Missouri-born Lanford Wilson, a pioneer of the Off-Off Broadway movement in the 1960's, has emerged as one of the theater's most cogent chroniclers of American life. In Book of Days, one of his best works, he combines the moral currency of Arthur Miller with the narrative finesse of Tennessee Williams. Thanks to New World Theatre, a new Off-Off Broadway theater company, New Yorkers have an opportunity to see a well-crafted production of this 1999 drama if they missed the New York City premiere, which was part of the Signature Theater's 2002-2003 season devoted to Wilson's work.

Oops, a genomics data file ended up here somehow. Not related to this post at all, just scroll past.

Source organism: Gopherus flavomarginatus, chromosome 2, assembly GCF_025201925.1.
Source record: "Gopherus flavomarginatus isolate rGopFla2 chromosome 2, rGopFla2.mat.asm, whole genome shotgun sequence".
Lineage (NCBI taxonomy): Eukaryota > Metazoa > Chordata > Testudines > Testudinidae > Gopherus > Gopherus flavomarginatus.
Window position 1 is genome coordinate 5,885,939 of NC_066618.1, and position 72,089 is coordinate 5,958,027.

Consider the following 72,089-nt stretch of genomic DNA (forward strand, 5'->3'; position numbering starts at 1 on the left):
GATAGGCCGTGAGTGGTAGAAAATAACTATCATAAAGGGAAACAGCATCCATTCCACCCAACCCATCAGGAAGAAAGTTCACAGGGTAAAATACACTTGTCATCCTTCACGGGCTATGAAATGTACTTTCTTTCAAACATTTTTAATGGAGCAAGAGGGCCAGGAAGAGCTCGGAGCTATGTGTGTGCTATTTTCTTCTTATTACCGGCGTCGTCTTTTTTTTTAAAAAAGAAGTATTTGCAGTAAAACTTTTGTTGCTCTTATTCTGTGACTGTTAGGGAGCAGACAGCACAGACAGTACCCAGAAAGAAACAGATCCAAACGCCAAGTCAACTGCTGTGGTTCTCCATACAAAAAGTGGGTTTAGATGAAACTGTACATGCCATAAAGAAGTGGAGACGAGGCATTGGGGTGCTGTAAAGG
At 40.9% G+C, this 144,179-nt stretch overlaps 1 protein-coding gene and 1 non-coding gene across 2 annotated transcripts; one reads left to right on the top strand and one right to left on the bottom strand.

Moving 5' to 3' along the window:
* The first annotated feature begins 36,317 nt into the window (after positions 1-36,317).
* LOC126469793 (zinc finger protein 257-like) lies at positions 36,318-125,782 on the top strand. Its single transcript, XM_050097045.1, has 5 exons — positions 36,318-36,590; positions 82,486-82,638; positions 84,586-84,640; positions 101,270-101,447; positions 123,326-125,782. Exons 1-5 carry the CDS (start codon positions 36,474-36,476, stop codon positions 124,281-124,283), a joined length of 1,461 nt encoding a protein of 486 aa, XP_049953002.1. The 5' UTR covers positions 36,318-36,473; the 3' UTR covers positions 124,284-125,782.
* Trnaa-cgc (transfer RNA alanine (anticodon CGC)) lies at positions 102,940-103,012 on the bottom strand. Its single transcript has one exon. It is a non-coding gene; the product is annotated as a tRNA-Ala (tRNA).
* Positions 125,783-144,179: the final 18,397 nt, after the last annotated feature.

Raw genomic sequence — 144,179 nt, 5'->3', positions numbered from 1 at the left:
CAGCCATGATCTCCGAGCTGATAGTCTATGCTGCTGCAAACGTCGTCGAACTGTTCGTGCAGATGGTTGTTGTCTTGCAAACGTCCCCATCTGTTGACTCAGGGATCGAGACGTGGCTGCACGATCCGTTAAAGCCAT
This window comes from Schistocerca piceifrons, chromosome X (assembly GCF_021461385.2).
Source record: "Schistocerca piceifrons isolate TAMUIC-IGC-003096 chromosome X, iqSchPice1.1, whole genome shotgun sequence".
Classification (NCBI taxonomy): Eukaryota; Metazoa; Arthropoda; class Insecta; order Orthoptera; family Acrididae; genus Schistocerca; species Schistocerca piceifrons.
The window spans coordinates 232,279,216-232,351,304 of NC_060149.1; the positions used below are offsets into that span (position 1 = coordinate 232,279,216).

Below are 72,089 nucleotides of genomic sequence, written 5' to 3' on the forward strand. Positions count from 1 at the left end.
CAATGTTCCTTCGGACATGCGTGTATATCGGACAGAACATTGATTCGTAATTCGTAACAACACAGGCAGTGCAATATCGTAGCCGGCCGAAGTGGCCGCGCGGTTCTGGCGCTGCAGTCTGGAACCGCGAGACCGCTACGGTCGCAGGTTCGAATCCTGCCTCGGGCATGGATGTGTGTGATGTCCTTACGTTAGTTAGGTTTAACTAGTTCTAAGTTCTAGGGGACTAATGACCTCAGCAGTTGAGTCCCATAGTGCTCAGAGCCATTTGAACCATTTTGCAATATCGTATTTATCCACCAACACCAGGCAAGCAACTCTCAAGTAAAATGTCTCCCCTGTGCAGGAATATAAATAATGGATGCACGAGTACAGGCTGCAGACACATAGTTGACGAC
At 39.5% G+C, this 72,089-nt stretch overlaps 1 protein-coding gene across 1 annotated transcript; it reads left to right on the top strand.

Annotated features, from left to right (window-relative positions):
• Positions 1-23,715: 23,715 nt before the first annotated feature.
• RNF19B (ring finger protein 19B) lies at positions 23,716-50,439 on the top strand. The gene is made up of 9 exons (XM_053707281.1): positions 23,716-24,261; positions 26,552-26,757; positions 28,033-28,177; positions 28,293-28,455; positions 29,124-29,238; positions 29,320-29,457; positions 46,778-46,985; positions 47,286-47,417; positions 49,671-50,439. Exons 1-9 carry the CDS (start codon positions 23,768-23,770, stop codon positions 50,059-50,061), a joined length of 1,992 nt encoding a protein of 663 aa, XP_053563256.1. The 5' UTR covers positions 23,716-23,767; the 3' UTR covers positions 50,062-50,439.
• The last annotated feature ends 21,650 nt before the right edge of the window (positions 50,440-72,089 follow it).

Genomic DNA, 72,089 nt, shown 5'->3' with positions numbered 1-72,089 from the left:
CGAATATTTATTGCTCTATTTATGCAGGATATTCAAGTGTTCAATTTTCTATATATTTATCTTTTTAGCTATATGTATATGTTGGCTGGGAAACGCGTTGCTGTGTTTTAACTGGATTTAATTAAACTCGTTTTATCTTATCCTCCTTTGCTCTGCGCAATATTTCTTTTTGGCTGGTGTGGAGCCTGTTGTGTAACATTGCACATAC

The evening opens with the 12-member cast reciting in choral fashion anodyne phrases about their fictional small town of Dublin, Mo. It is a device that recalls the stage manager of Our Town, but we soon realize that we have wandered far from Thornton Wilder territory.
The play, intelligently directed by Robert A. Zick Jr., unfolds as a series of vignettes. Each is framed by a date and a descriptive phrase